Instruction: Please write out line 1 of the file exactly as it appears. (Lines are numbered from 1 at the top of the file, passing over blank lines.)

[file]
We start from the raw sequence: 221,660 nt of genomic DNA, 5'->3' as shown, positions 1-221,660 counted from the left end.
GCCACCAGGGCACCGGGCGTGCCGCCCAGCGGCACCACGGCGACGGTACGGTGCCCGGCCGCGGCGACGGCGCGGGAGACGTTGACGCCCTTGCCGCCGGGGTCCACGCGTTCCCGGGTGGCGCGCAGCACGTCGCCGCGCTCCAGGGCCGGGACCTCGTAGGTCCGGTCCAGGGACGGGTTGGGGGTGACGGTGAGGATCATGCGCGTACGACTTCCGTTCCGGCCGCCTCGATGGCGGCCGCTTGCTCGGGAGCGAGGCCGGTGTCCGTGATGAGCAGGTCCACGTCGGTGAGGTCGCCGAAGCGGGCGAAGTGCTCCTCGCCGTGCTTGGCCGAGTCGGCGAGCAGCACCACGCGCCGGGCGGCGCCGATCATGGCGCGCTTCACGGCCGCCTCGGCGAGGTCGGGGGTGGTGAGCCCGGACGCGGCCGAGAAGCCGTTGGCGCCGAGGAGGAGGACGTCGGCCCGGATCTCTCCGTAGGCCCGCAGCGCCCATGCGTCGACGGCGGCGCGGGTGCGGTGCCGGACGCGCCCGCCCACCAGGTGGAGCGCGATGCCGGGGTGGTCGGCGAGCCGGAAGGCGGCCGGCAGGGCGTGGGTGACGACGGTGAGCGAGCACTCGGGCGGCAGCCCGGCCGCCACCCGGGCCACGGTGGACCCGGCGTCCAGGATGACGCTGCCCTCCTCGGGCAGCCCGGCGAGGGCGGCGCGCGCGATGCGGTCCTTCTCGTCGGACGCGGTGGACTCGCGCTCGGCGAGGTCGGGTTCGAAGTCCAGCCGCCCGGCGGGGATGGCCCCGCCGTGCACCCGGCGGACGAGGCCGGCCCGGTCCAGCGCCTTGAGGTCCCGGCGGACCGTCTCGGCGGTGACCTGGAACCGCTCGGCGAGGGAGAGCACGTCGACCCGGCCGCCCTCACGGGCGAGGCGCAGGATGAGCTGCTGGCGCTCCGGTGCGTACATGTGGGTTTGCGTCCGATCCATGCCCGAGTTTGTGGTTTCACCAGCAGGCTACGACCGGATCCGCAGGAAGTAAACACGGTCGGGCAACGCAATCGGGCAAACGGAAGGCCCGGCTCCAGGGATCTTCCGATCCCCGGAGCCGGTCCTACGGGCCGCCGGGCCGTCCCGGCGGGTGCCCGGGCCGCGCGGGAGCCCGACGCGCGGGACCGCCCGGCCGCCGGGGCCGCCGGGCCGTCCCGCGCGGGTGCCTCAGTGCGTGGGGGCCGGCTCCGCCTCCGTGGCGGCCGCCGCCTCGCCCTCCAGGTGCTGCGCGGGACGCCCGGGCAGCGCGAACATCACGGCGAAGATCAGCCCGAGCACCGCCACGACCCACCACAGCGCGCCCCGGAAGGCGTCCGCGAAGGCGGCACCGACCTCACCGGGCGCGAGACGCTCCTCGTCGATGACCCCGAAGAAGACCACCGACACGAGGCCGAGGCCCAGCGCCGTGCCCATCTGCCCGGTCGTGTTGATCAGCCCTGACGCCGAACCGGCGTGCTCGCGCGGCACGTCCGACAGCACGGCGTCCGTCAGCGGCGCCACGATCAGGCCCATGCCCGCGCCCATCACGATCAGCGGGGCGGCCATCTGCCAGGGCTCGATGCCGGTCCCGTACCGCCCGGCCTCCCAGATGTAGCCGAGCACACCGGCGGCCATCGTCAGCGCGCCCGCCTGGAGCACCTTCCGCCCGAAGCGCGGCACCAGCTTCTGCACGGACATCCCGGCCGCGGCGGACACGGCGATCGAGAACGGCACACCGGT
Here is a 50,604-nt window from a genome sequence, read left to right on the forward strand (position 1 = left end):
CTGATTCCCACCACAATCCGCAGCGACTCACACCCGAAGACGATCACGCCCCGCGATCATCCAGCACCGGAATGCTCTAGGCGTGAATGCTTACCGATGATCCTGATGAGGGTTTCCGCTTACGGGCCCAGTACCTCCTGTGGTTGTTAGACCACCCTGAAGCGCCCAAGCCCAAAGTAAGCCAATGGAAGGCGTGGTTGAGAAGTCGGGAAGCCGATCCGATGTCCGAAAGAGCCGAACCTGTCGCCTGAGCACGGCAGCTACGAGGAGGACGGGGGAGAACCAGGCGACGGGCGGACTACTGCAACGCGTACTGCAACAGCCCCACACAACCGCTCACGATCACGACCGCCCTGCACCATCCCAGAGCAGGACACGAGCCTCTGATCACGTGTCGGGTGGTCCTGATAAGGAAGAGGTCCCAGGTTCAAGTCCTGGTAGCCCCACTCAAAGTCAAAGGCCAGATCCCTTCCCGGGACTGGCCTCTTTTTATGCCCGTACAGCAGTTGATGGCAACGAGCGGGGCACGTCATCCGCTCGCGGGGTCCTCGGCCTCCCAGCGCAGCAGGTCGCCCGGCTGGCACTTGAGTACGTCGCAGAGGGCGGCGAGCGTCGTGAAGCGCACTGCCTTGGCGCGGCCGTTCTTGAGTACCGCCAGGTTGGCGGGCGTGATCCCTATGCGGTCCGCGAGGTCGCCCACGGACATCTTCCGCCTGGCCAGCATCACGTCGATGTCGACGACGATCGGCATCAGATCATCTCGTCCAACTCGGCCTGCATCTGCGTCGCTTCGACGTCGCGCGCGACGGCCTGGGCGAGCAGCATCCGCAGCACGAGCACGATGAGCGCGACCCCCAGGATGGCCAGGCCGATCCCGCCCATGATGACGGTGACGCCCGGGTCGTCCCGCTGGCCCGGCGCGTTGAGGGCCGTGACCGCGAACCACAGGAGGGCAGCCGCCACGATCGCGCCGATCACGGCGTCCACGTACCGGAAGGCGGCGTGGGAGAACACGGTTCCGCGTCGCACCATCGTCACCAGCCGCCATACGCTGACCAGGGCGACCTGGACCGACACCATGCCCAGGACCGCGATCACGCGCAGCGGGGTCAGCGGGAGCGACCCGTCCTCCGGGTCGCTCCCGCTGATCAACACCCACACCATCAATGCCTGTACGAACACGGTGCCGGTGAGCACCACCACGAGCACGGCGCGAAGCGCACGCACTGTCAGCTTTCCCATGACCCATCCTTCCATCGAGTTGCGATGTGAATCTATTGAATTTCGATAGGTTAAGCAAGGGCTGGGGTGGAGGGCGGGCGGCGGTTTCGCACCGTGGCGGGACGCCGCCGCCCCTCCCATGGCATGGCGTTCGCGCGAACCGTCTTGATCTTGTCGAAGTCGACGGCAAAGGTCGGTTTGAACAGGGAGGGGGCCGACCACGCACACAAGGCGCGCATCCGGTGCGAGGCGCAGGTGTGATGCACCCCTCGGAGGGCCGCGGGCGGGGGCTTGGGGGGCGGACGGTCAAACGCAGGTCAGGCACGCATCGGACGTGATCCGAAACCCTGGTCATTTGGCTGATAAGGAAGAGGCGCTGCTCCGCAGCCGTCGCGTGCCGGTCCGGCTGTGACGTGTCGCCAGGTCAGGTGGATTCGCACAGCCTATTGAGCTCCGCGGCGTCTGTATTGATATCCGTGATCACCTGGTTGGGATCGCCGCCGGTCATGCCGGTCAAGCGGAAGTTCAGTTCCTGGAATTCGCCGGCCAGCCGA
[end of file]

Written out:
We start from the raw sequence: 221,660 nt of genomic DNA, 5'->3' as shown, positions 1-221,660 counted from the left end.